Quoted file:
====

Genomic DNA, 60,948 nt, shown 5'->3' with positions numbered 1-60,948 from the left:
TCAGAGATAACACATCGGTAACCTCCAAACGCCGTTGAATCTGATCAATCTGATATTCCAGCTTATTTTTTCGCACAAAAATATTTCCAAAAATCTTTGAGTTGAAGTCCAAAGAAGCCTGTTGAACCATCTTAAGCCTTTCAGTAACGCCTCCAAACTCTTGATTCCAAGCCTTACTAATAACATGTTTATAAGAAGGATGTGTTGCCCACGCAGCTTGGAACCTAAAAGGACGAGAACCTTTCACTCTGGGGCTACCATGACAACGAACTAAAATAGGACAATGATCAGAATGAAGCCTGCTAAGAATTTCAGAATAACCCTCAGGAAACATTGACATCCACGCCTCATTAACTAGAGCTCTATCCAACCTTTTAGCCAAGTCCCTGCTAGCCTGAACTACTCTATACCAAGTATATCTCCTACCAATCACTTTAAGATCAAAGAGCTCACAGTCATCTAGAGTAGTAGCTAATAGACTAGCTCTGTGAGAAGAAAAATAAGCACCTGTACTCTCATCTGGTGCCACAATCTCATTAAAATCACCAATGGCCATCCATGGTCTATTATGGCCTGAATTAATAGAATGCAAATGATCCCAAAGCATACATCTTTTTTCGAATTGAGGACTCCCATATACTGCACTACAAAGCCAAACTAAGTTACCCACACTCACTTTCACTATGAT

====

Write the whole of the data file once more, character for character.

Genomic DNA, 60,948 nt, shown 5'->3' with positions numbered 1-60,948 from the left:
TCAGAGATAACACATCGGTAACCTCCAAACGCCGTTGAATCTGATCAATCTGATATTCCAGCTTATTTTTTCGCACAAAAATATTTCCAAAAATCTTTGAGTTGAAGTCCAAAGAAGCCTGTTGAACCATCTTAAGCCTTTCAGTAACGCCTCCAAACTCTTGATTCCAAGCCTTACTAATAACATGTTTATAAGAAGGATGTGTTGCCCACGCAGCTTGGAACCTAAAAGGACGAGAACCTTTCACTCTGGGGCTACCATGACAACGAACTAAAATAGGACAATGATCAGAATGAAGCCTGCTAAGAATTTCAGAATAACCCTCAGGAAACATTGACATCCACGCCTCATTAACTAGAGCTCTATCCAACCTTTTAGCCAAGTCCCTGCTAGCCTGAACTACTCTATACCAAGTATATCTCCTACCAATCACTTTAAGATCAAAGAGCTCACAGTCATCTAGAGTAGTAGCTAATAGACTAGCTCTGTGAGAAGAAAAATAAGCACCTGTACTCTCATCTGGTGCCACAATCTCATTAAAATCACCAATGGCCATCCATGGTCTATTATGGCCTGAATTAATAGAATGCAAATGATCCCAAAGCATACATCTTTTTTCGAATTGAGGACTCCCATATACTGCACTACAAAGCCAAACTAAGTTACCCACACTCACTTTCACTATGAT